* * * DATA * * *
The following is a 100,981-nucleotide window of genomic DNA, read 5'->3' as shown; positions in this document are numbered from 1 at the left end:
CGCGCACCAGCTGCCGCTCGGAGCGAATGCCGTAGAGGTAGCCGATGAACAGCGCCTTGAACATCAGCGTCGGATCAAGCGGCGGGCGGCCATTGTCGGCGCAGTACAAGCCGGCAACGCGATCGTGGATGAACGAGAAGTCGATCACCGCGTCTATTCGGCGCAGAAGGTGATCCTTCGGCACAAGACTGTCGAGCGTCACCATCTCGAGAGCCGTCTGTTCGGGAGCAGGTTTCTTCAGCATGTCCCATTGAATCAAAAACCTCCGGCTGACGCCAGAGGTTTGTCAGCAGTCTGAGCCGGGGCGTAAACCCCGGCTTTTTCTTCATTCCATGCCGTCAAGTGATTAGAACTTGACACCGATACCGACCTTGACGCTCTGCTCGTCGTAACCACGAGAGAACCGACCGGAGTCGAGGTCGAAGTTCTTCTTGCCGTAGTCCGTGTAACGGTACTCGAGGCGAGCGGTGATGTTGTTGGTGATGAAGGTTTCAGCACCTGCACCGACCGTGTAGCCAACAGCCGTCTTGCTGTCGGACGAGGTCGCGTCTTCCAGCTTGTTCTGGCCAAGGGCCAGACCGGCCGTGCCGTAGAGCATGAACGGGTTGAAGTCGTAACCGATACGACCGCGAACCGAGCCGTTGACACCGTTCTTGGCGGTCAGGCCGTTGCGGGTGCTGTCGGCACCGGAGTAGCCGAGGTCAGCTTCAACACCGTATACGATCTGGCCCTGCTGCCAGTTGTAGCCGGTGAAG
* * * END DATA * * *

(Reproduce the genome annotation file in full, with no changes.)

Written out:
The following is a 100,981-nucleotide window of genomic DNA, read 5'->3' as shown; positions in this document are numbered from 1 at the left end:
CGCGCACCAGCTGCCGCTCGGAGCGAATGCCGTAGAGGTAGCCGATGAACAGCGCCTTGAACATCAGCGTCGGATCAAGCGGCGGGCGGCCATTGTCGGCGCAGTACAAGCCGGCAACGCGATCGTGGATGAACGAGAAGTCGATCACCGCGTCTATTCGGCGCAGAAGGTGATCCTTCGGCACAAGACTGTCGAGCGTCACCATCTCGAGAGCCGTCTGTTCGGGAGCAGGTTTCTTCAGCATGTCCCATTGAATCAAAAACCTCCGGCTGACGCCAGAGGTTTGTCAGCAGTCTGAGCCGGGGCGTAAACCCCGGCTTTTTCTTCATTCCATGCCGTCAAGTGATTAGAACTTGACACCGATACCGACCTTGACGCTCTGCTCGTCGTAACCACGAGAGAACCGACCGGAGTCGAGGTCGAAGTTCTTCTTGCCGTAGTCCGTGTAACGGTACTCGAGGCGAGCGGTGATGTTGTTGGTGATGAAGGTTTCAGCACCTGCACCGACCGTGTAGCCAACAGCCGTCTTGCTGTCGGACGAGGTCGCGTCTTCCAGCTTGTTCTGGCCAAGGGCCAGACCGGCCGTGCCGTAGAGCATGAACGGGTTGAAGTCGTAACCGATACGACCGCGAACCGAGCCGTTGACACCGTTCTTGGCGGTCAGGCCGTTGCGGGTGCTGTCGGCACCGGAGTAGCCGAGGTCAGCTTCAACACCGTATACGATCTGGCCCTGCTGCCAGTTGTAGCCGGTGAAG